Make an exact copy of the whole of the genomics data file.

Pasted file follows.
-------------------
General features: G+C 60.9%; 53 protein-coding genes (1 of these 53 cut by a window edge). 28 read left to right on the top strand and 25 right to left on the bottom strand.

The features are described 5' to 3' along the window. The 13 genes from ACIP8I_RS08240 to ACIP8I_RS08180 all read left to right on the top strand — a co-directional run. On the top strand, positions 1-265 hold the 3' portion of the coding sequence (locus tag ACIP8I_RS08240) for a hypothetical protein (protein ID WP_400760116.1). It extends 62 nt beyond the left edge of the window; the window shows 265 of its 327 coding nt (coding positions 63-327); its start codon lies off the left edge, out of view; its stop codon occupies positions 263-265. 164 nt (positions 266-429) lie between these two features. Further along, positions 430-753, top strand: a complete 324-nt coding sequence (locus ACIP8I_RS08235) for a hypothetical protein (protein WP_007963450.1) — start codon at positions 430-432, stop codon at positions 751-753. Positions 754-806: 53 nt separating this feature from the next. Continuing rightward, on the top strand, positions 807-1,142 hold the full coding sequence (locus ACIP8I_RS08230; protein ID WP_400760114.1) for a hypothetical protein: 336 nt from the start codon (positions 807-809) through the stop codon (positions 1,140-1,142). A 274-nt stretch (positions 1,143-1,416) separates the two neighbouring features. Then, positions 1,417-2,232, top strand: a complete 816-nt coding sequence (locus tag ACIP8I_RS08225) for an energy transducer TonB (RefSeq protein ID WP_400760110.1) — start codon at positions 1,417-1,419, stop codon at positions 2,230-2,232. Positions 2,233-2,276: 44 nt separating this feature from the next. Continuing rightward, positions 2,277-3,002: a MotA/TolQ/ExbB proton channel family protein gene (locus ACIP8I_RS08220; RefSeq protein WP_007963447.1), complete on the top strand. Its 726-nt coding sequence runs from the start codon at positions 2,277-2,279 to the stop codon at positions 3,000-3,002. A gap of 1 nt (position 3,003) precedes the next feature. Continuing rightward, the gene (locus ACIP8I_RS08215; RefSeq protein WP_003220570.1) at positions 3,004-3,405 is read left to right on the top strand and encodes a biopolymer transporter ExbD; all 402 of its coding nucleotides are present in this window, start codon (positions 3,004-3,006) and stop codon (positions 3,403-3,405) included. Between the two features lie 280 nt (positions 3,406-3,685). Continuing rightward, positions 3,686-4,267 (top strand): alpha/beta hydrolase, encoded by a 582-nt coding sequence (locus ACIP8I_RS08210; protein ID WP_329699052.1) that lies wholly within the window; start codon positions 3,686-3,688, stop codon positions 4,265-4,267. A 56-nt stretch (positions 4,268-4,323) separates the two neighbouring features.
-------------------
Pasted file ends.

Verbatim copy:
General features: G+C 60.9%; 53 protein-coding genes (1 of these 53 cut by a window edge). 28 read left to right on the top strand and 25 right to left on the bottom strand.

The features are described 5' to 3' along the window. The 13 genes from ACIP8I_RS08240 to ACIP8I_RS08180 all read left to right on the top strand — a co-directional run. On the top strand, positions 1-265 hold the 3' portion of the coding sequence (locus tag ACIP8I_RS08240) for a hypothetical protein (protein ID WP_400760116.1). It extends 62 nt beyond the left edge of the window; the window shows 265 of its 327 coding nt (coding positions 63-327); its start codon lies off the left edge, out of view; its stop codon occupies positions 263-265. 164 nt (positions 266-429) lie between these two features. Further along, positions 430-753, top strand: a complete 324-nt coding sequence (locus ACIP8I_RS08235) for a hypothetical protein (protein WP_007963450.1) — start codon at positions 430-432, stop codon at positions 751-753. Positions 754-806: 53 nt separating this feature from the next. Continuing rightward, on the top strand, positions 807-1,142 hold the full coding sequence (locus ACIP8I_RS08230; protein ID WP_400760114.1) for a hypothetical protein: 336 nt from the start codon (positions 807-809) through the stop codon (positions 1,140-1,142). A 274-nt stretch (positions 1,143-1,416) separates the two neighbouring features. Then, positions 1,417-2,232, top strand: a complete 816-nt coding sequence (locus tag ACIP8I_RS08225) for an energy transducer TonB (RefSeq protein ID WP_400760110.1) — start codon at positions 1,417-1,419, stop codon at positions 2,230-2,232. Positions 2,233-2,276: 44 nt separating this feature from the next. Continuing rightward, positions 2,277-3,002: a MotA/TolQ/ExbB proton channel family protein gene (locus ACIP8I_RS08220; RefSeq protein WP_007963447.1), complete on the top strand. Its 726-nt coding sequence runs from the start codon at positions 2,277-2,279 to the stop codon at positions 3,000-3,002. A gap of 1 nt (position 3,003) precedes the next feature. Continuing rightward, the gene (locus ACIP8I_RS08215; RefSeq protein WP_003220570.1) at positions 3,004-3,405 is read left to right on the top strand and encodes a biopolymer transporter ExbD; all 402 of its coding nucleotides are present in this window, start codon (positions 3,004-3,006) and stop codon (positions 3,403-3,405) included. Between the two features lie 280 nt (positions 3,406-3,685). Continuing rightward, positions 3,686-4,267 (top strand): alpha/beta hydrolase, encoded by a 582-nt coding sequence (locus ACIP8I_RS08210; protein ID WP_329699052.1) that lies wholly within the window; start codon positions 3,686-3,688, stop codon positions 4,265-4,267. A 56-nt stretch (positions 4,268-4,323) separates the two neighbouring features.